Financial Fraud: Thomas G. Buckner And John P. Buckner Charging In Defrauding U.S. Army Tank-Automotive and Armaments Command (TACOM)

Financial Fraud
Thomas G. Buckner And John P. Buckner Charging In Defrauding U.S. Army Tank-Automotive and Armaments Command (TACOM)

$6 million DOD , $1 million paid in illegal gratuities, 5 charged with violations

Anthony Shaw of U.S. Army Tank-Automotive and Armaments Command Charged with Receiving More than $1 Million in Cash and Benefits

PITTSBURGH – Acting United States Attorney Soo C. Song announced today that five Informations have been filed in federal court in Pittsburgh charging three local residents and two residents of the greater Detroit area with crimes ofmajor fraud against the U.S. Department of Defense, tax violations and illegal gratuities.

Thomas G. Buckner, 65, of Gibsonia, Pennsylvania, and his brother, John P. Buckner, 67, of Lyndora, Pennsylvania, were each named in three count Informations charging them in one count with defrauding U.S. Army Tank-Automotive and Armaments Command (TACOM), and two counts of income .

According to the Informations filed with the court, the Buckner brothers were 50/50 owners of Ibis Tek, LLC (hereinafter Ibis Tek). Ibis Tek’s main office was located at 912 Pittsburgh Street, Butler, Pennsylvania 16002, and it had an office at Ibis Tek Victory Road facility, 220 South Noah Drive, Saxonburg, PA 16056. Ibis Tek manufactured both military and commercial products but specialized in the development of transparent armor and accessory products for tactical and military combat vehicles. Ibis Tek itself was not charged with any violations.

TACOM, located in Warren, Michigan, was responsible for letting and overseeing contracts on behalf of the U.S. Department of Defense, including contracts concerning High Mobility Multipurpose Wheeled Vehicle (hereinafter Humvees). Ibis Tek had a subcontract to produce Vehicle Emergency Escape Window (VEE Window) Kits for Humvees. The Buckners inflated Ibis Tek’s costs to manufacture the VEE Window kits by creating Alloy America, LLC, (Alloy) a company that the Buckners controlled, by using Alloy to purchase the frames in China for $20 per frame, and by using false invoices from Alloy to make it appear that Ibis Tek paid $70 per frame. In addition, the Buckners sold scrap aluminum collected in the manufacturing process but failed to credit that money to TACOM. The losses to TACOM were $6,085,709.

Both Buckner brothers were charged with income tax evasion for 2009 and 2010 for not reporting the cash from sales of scrap aluminum, and for taking unallowable business deductions described below.

Harry H. Kramer, 52, of Wexford, Pennsylvania, was named in a three count Information charging him in Count One for his role as CFO of Ibis Tek in the above described major fraud against TACOM. Counts Two and Three charge him with filing false returns for Ibis Tek for 2009 and 2010.

David S. Buckner, of Warren, Michigan, (no relation to Thomas or John Buckner) was named in a one count information charging him with impeding the IRS by acting as a financial intermediary who received and then paid out money to Anthony Shaw, for the purpose of concealing that the monies were income of Shaw, concealing the true source of the monies, and concealing the purpose for the monies. David Buckner owned D & B Cycle Parts and Accessories.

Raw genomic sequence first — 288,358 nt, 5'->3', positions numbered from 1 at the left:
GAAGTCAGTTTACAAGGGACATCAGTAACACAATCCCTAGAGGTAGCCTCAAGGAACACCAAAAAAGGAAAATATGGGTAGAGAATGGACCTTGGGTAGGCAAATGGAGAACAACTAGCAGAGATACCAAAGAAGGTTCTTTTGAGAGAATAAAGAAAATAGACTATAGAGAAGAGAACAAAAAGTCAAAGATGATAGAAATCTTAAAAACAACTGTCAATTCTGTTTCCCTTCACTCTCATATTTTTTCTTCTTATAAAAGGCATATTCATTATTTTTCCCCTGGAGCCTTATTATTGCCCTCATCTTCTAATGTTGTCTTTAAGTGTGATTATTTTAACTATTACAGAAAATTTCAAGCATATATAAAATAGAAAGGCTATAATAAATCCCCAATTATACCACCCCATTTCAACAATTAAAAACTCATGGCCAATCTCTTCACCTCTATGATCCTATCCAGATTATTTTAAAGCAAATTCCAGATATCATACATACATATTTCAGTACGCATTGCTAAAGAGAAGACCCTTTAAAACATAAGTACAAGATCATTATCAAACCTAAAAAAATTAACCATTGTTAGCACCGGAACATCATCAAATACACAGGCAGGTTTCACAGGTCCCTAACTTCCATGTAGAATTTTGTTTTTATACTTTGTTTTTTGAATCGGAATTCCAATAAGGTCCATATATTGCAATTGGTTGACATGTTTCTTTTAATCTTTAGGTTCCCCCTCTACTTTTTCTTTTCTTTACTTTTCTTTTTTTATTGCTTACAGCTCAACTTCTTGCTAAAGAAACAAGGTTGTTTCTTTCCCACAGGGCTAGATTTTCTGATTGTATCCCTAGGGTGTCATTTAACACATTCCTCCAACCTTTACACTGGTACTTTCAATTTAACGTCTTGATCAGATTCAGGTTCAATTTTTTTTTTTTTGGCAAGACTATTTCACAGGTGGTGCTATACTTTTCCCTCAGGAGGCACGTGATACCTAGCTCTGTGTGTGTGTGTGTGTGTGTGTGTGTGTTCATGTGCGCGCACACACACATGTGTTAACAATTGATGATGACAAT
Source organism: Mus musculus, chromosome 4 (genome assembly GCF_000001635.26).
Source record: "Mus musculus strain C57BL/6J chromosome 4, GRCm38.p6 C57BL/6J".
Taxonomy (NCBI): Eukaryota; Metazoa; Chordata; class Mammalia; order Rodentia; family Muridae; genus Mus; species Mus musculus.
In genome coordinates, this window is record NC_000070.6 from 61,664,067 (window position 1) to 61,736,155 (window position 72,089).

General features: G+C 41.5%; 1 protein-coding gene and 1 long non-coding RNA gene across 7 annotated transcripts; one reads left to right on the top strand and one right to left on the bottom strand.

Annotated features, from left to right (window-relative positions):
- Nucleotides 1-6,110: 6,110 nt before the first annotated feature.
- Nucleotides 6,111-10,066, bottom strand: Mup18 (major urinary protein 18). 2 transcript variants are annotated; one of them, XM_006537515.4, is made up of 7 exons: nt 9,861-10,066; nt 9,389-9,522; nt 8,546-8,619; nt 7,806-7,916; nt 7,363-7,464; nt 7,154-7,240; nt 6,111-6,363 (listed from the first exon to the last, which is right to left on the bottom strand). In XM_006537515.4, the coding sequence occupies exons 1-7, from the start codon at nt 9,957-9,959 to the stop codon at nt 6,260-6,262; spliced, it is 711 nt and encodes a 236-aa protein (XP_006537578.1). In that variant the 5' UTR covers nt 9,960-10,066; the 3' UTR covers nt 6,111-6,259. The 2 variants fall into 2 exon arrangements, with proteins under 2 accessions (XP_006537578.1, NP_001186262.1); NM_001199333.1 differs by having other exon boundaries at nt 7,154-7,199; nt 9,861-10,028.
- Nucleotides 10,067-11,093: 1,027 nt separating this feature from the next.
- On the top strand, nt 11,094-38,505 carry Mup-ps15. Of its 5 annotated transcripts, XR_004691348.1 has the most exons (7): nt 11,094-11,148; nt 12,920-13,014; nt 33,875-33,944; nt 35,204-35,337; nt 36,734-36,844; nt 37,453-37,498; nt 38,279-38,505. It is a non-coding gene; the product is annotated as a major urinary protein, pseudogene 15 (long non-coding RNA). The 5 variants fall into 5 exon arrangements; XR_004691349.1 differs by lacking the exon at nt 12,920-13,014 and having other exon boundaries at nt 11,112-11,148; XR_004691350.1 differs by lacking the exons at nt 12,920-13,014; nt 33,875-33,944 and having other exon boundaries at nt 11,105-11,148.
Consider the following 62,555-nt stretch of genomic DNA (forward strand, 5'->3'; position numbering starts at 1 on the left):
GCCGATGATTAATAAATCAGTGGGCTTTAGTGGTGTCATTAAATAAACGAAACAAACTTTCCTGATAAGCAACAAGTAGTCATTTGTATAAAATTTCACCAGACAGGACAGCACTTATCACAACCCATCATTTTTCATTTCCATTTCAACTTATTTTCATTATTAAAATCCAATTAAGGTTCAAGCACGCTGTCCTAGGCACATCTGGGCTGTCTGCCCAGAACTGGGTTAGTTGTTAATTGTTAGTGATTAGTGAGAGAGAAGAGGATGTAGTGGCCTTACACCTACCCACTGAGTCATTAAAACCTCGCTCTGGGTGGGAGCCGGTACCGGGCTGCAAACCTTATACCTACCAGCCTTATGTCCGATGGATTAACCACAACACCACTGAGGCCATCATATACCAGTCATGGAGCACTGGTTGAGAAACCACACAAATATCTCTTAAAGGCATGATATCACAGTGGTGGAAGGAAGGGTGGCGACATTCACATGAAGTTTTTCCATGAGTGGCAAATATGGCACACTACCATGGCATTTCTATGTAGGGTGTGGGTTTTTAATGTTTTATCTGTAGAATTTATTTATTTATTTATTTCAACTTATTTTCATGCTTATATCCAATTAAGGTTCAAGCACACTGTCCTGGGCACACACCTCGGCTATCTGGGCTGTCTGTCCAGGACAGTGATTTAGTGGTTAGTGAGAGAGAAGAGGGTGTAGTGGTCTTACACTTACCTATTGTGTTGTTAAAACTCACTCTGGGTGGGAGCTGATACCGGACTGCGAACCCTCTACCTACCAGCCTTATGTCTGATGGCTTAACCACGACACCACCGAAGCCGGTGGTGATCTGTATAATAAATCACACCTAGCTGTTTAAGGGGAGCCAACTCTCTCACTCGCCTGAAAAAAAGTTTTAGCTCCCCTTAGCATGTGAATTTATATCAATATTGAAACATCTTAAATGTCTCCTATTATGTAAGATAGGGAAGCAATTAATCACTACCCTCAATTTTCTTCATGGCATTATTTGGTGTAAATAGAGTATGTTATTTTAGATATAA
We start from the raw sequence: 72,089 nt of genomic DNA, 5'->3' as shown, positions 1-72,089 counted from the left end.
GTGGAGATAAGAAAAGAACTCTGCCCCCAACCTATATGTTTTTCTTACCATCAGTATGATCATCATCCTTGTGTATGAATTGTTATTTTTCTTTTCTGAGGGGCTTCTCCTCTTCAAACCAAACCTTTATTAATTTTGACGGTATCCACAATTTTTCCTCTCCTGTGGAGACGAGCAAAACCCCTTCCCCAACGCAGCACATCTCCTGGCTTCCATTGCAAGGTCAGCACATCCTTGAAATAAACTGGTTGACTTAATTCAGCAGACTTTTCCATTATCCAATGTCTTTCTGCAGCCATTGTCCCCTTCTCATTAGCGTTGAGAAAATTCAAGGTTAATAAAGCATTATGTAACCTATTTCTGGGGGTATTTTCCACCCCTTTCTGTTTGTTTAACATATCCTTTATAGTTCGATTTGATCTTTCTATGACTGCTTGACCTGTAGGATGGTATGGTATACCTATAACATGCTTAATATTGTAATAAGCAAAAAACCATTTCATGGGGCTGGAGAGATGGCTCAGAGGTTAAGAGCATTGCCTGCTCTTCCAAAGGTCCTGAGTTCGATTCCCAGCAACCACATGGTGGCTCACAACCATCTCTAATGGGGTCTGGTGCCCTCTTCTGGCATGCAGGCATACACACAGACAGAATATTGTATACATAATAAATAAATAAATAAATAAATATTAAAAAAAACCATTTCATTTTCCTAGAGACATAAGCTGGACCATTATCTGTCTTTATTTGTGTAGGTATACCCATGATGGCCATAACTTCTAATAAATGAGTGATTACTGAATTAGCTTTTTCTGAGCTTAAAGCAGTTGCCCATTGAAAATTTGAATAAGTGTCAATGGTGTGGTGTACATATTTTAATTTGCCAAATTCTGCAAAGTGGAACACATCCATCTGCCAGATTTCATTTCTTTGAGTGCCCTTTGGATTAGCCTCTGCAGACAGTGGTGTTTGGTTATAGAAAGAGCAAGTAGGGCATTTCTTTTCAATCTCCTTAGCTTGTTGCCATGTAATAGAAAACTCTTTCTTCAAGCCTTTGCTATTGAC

Anthony A. Shaw, 55, of Rochester Hills, Michigan, was named in a five count Information. Shaw, then a civilian employee at TACOM, was a Deputy Project Manager responsible for directing development of and managing government contracts for combat vehicle systems such as Humvees. Shaw is charged in Counts One and Two with demanding and receiving a total of $1,055,500 of illegal gratuities paid by checks and wire transfers by Thomas Buckner to and through D & B Cycle Parts and Accessories for Shaw. Counts Three and Four charge Shaw with income tax evasion for 2009 and 2010 for not reporting payments from Thomas and John Buckner totaling in excess of $1,000,000. In Count Five Shaw is charged with making when he denied that he had socialized with Thomas Buckner and John Buckner, and denied that he had traveled in a car, boat and an airplane owned by Thomas Buckner or John Buckner.

For Thomas and John Buckner, the provides for a maximum total sentence of 20 years in prison, a fine of $1,500,000, or both. For Kramer, the law provides for a maximum total sentence of 16 years in prison, a fine of $1,500,000, or both. For David Buckner, the law provides for a maximum total sentence of 3 years in prison, a fine of $250,000, or both. For Shaw, the law provides for a maximum total sentence of 19 years in prison, a fine of $1,250,000, or both. Under the Federal Sentencing Guidelines, the actual sentence imposed would be based upon the seriousness of the offense and the prior history, if any, of the defendant.

Assistant United States Attorney Nelson P. Cohen is prosecuting this case on behalf of the government.

Special Agents of the Department of Defense, Defense Criminal Investigation Service, the Internal Revenue Service, Criminal Investigation, and the U.S. Army Criminal Investigation Division conducted the investigation leading to the filing of charges in this case.

A criminal Information is an accusation.

A defendant is presumed innocent unless and until proven . The filing of an Information generally indicates that the defendant intends to enter a guilty plea.

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